I've always been fascinated by the concept of "Standing Stones" or "Menhir" - mysterious stone monoliths spread across the world. Thousands of years old and with debatable origins and purposes (ranging from boundary markers, sites of religious rites, astronomical or seasonal calendars) they nevertheless occupied an extremely important role in early people's lives. We know this due to the amount of work that must have been required to transport the stones to their locations, and the fact that many of them remain intact and upright to this day.
A standing stone in Ireland. Photo source
Often solitary, they can also be found forming a circle (or henge), in rows, or creating loose structures known as "Dolmens".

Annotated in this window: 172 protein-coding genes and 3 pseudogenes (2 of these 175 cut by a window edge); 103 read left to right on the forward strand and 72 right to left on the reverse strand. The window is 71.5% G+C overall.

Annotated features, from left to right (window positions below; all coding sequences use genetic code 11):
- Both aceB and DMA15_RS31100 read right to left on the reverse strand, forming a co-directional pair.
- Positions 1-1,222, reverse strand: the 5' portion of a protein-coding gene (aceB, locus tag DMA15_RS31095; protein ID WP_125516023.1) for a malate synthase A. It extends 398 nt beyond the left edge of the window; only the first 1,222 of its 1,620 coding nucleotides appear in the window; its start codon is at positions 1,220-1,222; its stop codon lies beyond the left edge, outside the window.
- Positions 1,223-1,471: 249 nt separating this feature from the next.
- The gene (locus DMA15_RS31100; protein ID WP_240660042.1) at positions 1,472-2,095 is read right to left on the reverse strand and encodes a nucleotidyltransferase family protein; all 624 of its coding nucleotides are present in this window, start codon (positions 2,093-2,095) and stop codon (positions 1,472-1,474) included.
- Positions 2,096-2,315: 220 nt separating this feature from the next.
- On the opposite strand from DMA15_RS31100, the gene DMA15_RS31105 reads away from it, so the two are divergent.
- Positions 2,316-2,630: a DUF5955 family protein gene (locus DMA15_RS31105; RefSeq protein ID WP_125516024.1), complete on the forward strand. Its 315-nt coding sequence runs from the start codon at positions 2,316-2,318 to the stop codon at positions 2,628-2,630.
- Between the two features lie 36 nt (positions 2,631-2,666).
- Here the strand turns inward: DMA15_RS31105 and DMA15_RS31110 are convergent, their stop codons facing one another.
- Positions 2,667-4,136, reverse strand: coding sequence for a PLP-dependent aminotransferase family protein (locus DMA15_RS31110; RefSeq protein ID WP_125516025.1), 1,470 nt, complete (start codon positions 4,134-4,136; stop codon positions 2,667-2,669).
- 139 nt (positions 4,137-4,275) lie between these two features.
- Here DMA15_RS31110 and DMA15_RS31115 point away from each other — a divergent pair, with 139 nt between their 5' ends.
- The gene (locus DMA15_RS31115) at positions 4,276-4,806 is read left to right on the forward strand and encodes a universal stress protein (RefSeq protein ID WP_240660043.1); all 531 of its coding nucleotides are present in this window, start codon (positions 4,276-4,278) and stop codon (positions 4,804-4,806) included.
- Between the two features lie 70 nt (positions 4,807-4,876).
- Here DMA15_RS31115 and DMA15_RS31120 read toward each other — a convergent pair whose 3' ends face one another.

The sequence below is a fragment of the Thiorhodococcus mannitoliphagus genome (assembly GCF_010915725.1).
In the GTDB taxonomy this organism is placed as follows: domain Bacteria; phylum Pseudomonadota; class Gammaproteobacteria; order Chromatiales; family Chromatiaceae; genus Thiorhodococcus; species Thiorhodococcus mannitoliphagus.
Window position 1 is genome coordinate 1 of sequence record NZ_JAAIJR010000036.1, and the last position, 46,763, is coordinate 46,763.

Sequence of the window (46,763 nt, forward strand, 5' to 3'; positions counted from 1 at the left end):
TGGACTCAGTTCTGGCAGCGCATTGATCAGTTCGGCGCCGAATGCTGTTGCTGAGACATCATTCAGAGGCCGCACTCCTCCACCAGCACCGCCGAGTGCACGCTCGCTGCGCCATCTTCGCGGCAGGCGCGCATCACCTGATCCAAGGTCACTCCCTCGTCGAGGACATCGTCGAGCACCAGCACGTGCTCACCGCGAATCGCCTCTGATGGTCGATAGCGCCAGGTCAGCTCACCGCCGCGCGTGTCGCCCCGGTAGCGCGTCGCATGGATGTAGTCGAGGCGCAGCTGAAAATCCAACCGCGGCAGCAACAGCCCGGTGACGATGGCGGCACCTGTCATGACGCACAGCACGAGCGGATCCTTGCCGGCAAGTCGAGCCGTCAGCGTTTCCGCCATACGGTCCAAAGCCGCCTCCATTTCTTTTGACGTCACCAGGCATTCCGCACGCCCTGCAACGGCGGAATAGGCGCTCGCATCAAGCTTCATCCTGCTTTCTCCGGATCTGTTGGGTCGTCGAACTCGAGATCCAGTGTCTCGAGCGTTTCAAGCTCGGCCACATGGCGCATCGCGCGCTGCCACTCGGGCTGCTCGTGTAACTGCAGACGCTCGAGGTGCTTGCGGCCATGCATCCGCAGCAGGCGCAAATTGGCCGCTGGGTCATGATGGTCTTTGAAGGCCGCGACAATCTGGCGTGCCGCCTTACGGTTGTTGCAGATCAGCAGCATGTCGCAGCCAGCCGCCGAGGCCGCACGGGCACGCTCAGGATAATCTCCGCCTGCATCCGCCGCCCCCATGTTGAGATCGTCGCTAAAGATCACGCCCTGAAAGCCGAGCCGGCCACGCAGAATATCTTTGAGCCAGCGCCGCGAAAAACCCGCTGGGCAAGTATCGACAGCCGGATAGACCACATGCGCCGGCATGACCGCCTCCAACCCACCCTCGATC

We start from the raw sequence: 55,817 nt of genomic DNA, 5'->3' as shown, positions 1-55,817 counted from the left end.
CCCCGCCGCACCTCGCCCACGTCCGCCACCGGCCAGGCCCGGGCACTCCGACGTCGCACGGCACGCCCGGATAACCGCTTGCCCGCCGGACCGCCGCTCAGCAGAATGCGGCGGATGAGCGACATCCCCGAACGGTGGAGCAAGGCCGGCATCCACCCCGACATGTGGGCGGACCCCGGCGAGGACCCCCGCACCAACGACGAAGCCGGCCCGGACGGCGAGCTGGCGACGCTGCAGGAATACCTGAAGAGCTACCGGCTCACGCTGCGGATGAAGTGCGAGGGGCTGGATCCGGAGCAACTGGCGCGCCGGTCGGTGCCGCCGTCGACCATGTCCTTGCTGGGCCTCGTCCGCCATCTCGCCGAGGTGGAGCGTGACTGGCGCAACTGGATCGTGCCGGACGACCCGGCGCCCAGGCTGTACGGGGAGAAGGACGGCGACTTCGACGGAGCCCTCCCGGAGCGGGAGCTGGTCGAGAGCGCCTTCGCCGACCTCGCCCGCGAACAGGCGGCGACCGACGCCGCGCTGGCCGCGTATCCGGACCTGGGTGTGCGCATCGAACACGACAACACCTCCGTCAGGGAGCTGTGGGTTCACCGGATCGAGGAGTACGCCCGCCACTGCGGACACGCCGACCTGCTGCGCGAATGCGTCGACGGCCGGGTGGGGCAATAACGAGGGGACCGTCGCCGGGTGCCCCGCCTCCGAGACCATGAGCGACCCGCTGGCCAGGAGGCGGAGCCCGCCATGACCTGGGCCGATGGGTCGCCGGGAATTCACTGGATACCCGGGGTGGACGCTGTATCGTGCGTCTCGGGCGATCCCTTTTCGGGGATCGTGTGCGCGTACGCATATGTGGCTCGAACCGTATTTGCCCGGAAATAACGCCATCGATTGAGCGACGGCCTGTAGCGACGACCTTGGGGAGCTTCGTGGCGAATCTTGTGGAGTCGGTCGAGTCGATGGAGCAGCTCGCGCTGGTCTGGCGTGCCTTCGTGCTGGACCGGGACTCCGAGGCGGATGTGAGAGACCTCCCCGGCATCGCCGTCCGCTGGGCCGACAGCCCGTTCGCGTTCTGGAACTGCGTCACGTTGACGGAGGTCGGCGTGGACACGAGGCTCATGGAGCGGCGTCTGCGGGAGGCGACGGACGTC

The scale, mystery, age and importance of these stones have always resonated with me. Their heaviness, both literal and figurative, as well as their isolation in the elements and endurance in time are something to be marveled at. Furthermore, their allusions to the figure are obvious. I can't help but look at them and suspect that at least some small part of their purpose was to appear like standing giants. It is this strength, endurance, mystery and isolation that I've often sought to translate into my figure paintings. Below are some examples that I feel capture these qualities well.
Inheritance, latex paint on canvas, 36x48", 2016